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Tag Archives: Frederick the Great

Basic Ideas of Freedom take Root in Early Modern Times

early modern times

Freedom! Liberty! Here are words which most Americans have heard all their lives. Freedom is the subject of the Declaration of Independence and of the Bill of Rights in our Constitution. Our patriotic songs refer to America as “sweet land of liberty” and “the land of the free and the home of the brave.” Just what do we mean by freedom or liberty? We mean several things, for there is more than one kind of freedom. First, there is personal freedom — the right of the individual to go where he wants, to choose his occupation, to say and write what he thinks, to worship as he pleases. Secondly, there is political freedom — the right to have a share in the government. Political freedom is best achieved through democracy or rule of the people. Finally, there is national freedom or independence — the freedom of an entire people or nation from control by another state. Any people that are truly free possess all three kinds of freedom — personal, political and national. To be sure, there are many things which “free” people are not “free” to do. Just because you and I possess personal liberty does not give us the right to break the laws of our community or nation. To do so would be harmful for all of us. Again, except in a small community where everybody can vote on every proposal, it is impossible for each individual citizen to take a direct part in deciding public questions. So when we speak of democracy today, we usually mean rule through representatives elected by a majority of the people. Nevertheless, liberty is one of the highest goals of mankind. The pages of history are filled with the stirring tales of individuals or whole peoples who have sacrificed their fortunes …

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France and England Clash Over Power

Colonial Wars

If you are fortunate enough to visit eastern Canada, undoubtedly you will wish to include the city of Quebec in your travels. Quebec is perched on the sides and the summit of a steep, rocky promontory overlooking the St. Lawrence River. With narrow, winding streets and French speaking population, the city is a reminder of past centuries when France controlled much of what is now Canada. On September 13, 1759, on the plain outside Quebec, was fought one of history’s decisive battles. For several years English and French forces had been battling in North America, but neither side had been able to defeat the other. Montcalm, the French general and his army felt reasonably secure in their natural fortress at Quebec. Finally, however, James Wolfe, a brilliant young English general, worked out a bold plan for making a direct attack on the French stronghold. Wolfe discovered a narrow path leading up the steep cliff from the riverbank. To fool the French he kept the English fleet farther up the St. Lawrence. Then, on the night of September 12, the English soldiers in small boats drifted noiselessly down the river. In the darkness they climbed stealthily up the rocky path. Having surprised the guards at the top of the cliff, Wolfe and his forces at dawn were ready for battle. The French forces inside the city were short of provisions. Although his men were poorly trained, Montcalm led them out of Quebec to meet the English. The French were no match for Wolfe’s well-disciplined troops. At the height of the battle, as the English swept toward Victory, Wolfe received a fatal wound. A famous historian has given us the following report of Wolfe’s last moments. “They run! They run!” cried one of the soldiers who were carrying the stricken general from …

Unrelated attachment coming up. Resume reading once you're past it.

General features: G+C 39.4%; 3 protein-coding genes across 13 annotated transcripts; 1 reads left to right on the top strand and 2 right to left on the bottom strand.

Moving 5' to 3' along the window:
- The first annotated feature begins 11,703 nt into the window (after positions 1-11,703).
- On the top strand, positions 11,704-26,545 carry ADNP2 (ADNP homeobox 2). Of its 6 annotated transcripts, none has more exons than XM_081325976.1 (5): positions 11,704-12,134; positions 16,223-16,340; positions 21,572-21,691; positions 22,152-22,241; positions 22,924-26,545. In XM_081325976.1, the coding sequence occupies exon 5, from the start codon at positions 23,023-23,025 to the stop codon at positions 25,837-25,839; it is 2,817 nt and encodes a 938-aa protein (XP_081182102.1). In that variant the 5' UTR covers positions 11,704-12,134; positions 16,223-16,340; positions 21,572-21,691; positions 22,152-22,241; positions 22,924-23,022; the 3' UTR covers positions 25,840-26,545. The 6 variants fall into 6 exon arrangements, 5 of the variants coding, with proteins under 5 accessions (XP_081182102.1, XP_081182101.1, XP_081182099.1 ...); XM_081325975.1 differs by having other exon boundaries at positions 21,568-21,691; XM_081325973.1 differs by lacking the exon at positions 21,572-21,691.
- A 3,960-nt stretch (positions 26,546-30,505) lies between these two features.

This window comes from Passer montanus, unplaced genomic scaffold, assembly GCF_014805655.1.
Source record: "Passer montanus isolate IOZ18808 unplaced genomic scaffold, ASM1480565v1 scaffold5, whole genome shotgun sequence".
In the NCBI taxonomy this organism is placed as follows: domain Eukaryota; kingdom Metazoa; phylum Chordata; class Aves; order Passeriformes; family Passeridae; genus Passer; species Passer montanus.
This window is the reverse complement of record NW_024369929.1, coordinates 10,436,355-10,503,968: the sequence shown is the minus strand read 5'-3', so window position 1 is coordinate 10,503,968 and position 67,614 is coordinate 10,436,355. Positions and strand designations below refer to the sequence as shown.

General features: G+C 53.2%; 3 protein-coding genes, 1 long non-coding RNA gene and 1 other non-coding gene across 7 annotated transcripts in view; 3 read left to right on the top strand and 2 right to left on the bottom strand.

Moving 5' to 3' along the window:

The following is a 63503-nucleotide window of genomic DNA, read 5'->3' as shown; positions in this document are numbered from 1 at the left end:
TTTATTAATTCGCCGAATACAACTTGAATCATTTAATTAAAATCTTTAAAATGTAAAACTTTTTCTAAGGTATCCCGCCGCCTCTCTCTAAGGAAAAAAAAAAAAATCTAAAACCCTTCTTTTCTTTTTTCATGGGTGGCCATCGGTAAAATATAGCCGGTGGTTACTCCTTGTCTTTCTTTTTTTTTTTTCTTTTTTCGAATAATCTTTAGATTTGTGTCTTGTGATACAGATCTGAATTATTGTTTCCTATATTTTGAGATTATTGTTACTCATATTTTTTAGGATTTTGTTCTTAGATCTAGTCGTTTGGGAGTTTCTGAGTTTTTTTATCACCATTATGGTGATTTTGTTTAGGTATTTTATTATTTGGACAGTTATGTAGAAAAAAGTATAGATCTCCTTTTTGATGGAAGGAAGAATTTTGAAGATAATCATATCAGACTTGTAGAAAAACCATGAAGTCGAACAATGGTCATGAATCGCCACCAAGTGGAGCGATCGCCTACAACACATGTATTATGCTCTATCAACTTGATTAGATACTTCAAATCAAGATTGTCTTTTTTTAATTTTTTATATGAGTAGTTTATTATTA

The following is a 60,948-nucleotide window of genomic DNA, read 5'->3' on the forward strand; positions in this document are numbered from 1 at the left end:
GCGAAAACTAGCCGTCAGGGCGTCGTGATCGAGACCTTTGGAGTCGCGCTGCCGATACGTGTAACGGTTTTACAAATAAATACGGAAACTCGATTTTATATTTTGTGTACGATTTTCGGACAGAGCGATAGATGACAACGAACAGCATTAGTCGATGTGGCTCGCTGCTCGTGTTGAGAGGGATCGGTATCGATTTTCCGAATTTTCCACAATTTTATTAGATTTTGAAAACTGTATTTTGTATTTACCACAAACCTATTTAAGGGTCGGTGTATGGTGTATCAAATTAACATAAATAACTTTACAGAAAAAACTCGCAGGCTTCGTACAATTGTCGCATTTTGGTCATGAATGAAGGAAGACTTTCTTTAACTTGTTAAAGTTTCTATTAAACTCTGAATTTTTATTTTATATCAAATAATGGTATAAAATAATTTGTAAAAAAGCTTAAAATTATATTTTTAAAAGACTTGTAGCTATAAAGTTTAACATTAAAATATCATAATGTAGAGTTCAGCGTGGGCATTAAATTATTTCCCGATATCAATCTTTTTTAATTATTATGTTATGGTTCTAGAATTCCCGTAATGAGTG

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The Rise of Prussia 1594 – 1786


AT THE END of the 16th century, Brandenburg and Prussia were unimportant German lands, but the ruler of Brandenburg was clever and farsighted. He was John Sigismund, the head of the Hohenzollern family. In 1594 John Sigismund married the daughter of the idiot duke of Prussia. In 1618, when the duke died, John Sigismund became ruler of Prussia as well as Brandenburg. There must have been many people who laughed at John Sigismund. Brandenburg was worth little, they must have thought, so why did he want an even less valuable Prussia. The nobles were the real power in both Prussia and Brandenburg and ruled almost like kings. They did not pay taxes and they treated their peasants like slaves, whipping and imprisoning them as they wished. The Brandenburgers were backward and poor. Their land was sandy and infertile; they had no great ships or ports, few industries, little trade. Their capital, Berlin, was an unimportant provincial town. Prussia was even poorer and it lay on the frozen, marshy lands north of the Polish capital, Warsaw. Prussia was separated from Brandenburg by 200 miles of hostile territory and Swedes and Poles fought for the entire area. The Poles even claimed John Sigismund as their underling. Like earlier dukes of Prussia, he had to travel to Warsaw and kneel before the king of Poland before the Poles would accept him as duke. In 1618, when the Thirty Years War began, John Sigismund’s weak, divided lands were completely unprotected. John Sigismund died two years later and was succeeded by George William, a timid duke. The war went on, Brandenburg and Prussia were overrun and George William did not know what to do. By the time he died in 1640, it seemed that his lands would be forever torn by war, by religious strife …

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